iPhone 6: what we want to see, what you want to see
We reveal the features we - and the PC Pro readers - would like to see in the iPhone 6
Whether it's called the iPhone 5s, iPhone 6 or something completely different, Apple’s next-generation iPhone must lay down a marker.
Apple’s share of the smartphone market isn’t slipping away as drastically as its share price, but there’s no question that the competition is continuing to improve while Apple stands still. Nokia is delivering compelling Windows Phone handsets at both the budget and high end of the market, while the Samsung Galaxy S4 and HTC One bolster the Android market with Full HD screens, Apple-rivalling handset build (in the case of the HTC One, at least) and an ever-more attractive operating system.
This article was updated on 2 April 2013 to include readers' suggested features
Here, we outline the steps we think Apple must take to reinvigorate the iPhone, to make it the aspirational handset once more. And from the comments on this article, we've now incorporated the features that you would like to see, too.
Please feel free to keep adding your suggestions in Comments at the foot of this article.
What we want to see
iOS is looking tired. The 4x4 or 4x5 grid of icons has been aped, bettered and left behind. The homescreen must work harder: a little number indicating how many unread emails or tweets you have isn’t helpful enough; you shouldn’t have to unlock your phone and drag down the notifications panel to find out if that message is spam or from your boss if you miss the initial alert.
Jonathan Ive must make the iOS homescreen more than a glorified app launcher
The Android homescreen has become an attractive dashboard of vital data, while still offering fast access to apps. The Windows Phone homescreen bristles with Live tiles delivering useful updates and calendar reminders. BlackBerry 10’s Hub is an invaluable one-stop shop for catching up on messages from several different streams. Jonathan Ive must make the iOS homescreen more than a glorified app launcher.
Better battery life
The iPhone’s battery life may be no worse than many other smartphones, but the fact that a market even exists for third-party battery slices should embarrass Apple. Battery life simply isn’t good enough: even a moderate amount of gaming, tweeting and listening to Spotify can force you to plug the device back into the mains before the day is out. A smartphone that you’re frightened to use isn’t that smart.
Apple is as hamstrung by the limits of lithium ion batteries as every other phone manufacturer, but could it sacrifice a little of the styling, making a thicker iPhone with a bigger battery that would truly last all day? We suggest that’s a sacrifice many would be willing to accept.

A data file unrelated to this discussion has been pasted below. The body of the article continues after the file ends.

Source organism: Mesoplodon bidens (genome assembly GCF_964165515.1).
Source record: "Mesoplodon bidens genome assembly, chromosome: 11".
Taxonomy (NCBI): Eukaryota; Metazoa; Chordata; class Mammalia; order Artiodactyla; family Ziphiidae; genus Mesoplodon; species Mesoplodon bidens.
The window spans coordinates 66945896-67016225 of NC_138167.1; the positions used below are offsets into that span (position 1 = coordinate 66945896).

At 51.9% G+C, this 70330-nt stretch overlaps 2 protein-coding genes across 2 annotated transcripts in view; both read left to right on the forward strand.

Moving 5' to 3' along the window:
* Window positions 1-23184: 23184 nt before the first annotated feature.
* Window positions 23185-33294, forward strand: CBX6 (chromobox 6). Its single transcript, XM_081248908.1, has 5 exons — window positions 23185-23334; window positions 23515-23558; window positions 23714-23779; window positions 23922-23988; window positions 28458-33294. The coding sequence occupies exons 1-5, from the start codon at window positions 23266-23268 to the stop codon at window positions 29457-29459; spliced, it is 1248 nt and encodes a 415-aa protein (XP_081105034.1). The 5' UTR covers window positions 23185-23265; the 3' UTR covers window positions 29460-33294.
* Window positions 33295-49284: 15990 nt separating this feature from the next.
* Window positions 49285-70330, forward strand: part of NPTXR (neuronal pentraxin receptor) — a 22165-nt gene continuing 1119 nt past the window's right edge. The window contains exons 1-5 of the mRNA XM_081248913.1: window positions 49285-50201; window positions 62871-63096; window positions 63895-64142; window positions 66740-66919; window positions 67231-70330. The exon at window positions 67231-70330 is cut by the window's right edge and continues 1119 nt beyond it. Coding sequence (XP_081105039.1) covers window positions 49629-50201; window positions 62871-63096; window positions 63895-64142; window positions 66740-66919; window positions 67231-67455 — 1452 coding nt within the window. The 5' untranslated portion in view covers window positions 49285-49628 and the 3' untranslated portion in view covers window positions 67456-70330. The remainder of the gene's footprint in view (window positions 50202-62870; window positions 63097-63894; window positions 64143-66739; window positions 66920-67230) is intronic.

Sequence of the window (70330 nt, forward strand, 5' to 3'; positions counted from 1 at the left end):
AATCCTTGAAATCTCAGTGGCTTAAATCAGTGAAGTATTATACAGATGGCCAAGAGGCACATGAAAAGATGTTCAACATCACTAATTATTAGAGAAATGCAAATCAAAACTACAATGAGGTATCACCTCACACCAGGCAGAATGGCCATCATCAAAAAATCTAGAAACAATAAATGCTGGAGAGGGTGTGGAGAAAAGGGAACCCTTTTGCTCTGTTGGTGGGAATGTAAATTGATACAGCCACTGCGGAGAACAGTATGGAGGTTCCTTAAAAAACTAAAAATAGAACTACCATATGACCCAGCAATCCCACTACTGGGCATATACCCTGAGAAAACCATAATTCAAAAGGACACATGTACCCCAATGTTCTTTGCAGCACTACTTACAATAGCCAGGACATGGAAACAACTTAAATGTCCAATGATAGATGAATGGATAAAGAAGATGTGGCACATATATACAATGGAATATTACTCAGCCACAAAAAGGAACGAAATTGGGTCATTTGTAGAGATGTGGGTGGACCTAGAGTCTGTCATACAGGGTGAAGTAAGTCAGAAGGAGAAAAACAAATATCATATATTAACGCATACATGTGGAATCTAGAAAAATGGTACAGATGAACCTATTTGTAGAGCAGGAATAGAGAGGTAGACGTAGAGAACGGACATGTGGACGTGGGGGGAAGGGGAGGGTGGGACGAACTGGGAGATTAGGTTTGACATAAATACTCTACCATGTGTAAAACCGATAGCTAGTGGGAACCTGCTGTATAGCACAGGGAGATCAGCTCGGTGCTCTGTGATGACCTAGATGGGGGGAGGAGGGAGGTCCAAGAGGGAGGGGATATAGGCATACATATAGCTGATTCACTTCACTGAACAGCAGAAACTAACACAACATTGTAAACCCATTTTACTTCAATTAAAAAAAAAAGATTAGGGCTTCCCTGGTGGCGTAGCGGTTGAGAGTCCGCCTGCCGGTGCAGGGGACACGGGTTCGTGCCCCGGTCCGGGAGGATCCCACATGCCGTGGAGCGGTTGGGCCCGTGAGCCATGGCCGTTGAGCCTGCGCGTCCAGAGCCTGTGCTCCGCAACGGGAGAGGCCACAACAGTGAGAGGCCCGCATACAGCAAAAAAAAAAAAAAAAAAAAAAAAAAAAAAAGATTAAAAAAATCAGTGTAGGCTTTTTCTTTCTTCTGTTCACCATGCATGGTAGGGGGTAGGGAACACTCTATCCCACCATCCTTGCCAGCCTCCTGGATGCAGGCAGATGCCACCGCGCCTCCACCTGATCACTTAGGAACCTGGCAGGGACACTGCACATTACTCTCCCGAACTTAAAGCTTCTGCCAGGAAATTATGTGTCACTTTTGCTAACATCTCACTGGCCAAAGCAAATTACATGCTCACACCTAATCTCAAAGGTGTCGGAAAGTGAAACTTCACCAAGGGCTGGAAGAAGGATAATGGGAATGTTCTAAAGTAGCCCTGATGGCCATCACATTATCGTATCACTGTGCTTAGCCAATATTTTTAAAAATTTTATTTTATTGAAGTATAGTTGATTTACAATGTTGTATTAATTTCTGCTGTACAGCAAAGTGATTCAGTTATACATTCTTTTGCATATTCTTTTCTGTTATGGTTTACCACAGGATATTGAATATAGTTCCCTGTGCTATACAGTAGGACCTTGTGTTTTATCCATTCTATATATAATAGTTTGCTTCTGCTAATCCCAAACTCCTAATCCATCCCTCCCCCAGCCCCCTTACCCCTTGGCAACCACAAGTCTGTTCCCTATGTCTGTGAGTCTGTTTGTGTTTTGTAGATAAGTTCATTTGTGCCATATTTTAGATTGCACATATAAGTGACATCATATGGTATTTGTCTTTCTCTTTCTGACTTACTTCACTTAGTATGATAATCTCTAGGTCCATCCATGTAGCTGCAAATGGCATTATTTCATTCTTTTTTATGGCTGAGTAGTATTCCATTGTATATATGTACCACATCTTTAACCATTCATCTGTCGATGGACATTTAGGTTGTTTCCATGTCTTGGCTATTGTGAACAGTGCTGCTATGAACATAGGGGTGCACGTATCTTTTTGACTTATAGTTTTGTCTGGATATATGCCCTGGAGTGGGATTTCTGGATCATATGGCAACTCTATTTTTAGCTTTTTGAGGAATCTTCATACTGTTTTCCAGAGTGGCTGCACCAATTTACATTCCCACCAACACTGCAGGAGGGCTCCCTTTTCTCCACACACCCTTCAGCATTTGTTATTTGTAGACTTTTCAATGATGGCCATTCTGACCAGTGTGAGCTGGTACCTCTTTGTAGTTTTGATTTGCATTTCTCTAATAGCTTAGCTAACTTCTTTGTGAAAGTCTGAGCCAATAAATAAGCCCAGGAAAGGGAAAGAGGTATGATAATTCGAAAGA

Apple’s hunt-and-peck Qwerty keyboard is now brutally inefficient compared to rival offerings. Alternatives such as Swype, which allow you to swish your finger over letters instead of typing each one individually, largely avoid the fat-fingered typos that regularly slow you down on an iPhone. Likewise, the word-prediction system on the BlackBerry Z10 is far more intelligent than that of the iPhone, which stubbornly continues to insist on autocorrecting entries even after you’ve rejected them once.
Apple either needs to improve its on-screen keyboard, or get out of the way and let third-party developers offer their own alternatives in the App Store.
Resist the big-screen rush
Android manufacturers are seemingly obsessed with making screens bigger. The Samsung Galaxy S4, Sony Xperia Z and HTC One are all 5in or thereabouts, creating handsets that are not only cumbersome to use with one hand, but harder to slip into trouser pockets – especially if you like to put a protective case on your smartphone.
“My readers-gripes inbox suggests that 4.2-4.3in is the sweet-spot for a huge chunk of the population, and the manufacturers are ignoring this when it comes to high-end kit,” according to our Real World mobile expert, Paul Ockenden. We hope Apple isn’t dragged into believing bigger is better, too.
More, cheaper models
It’s no longer enough for Apple to have one, premium iPhone model. Nokia, HTC and others have proven that it’s possible to deliver compelling smartphones that free on contracts staring from as little as £20 per month. Apple won’t want to enter a race to the bottom, but neither can it sustain the level of smartphone sales it’s built up over the past four years by continuing to deliver only the most expensive smartphone on the market. (Yes, it continues to sell older iPhone models at a discount, but there’s a psychological barrier to buying last year’s model, even if the hardware remains competitive.)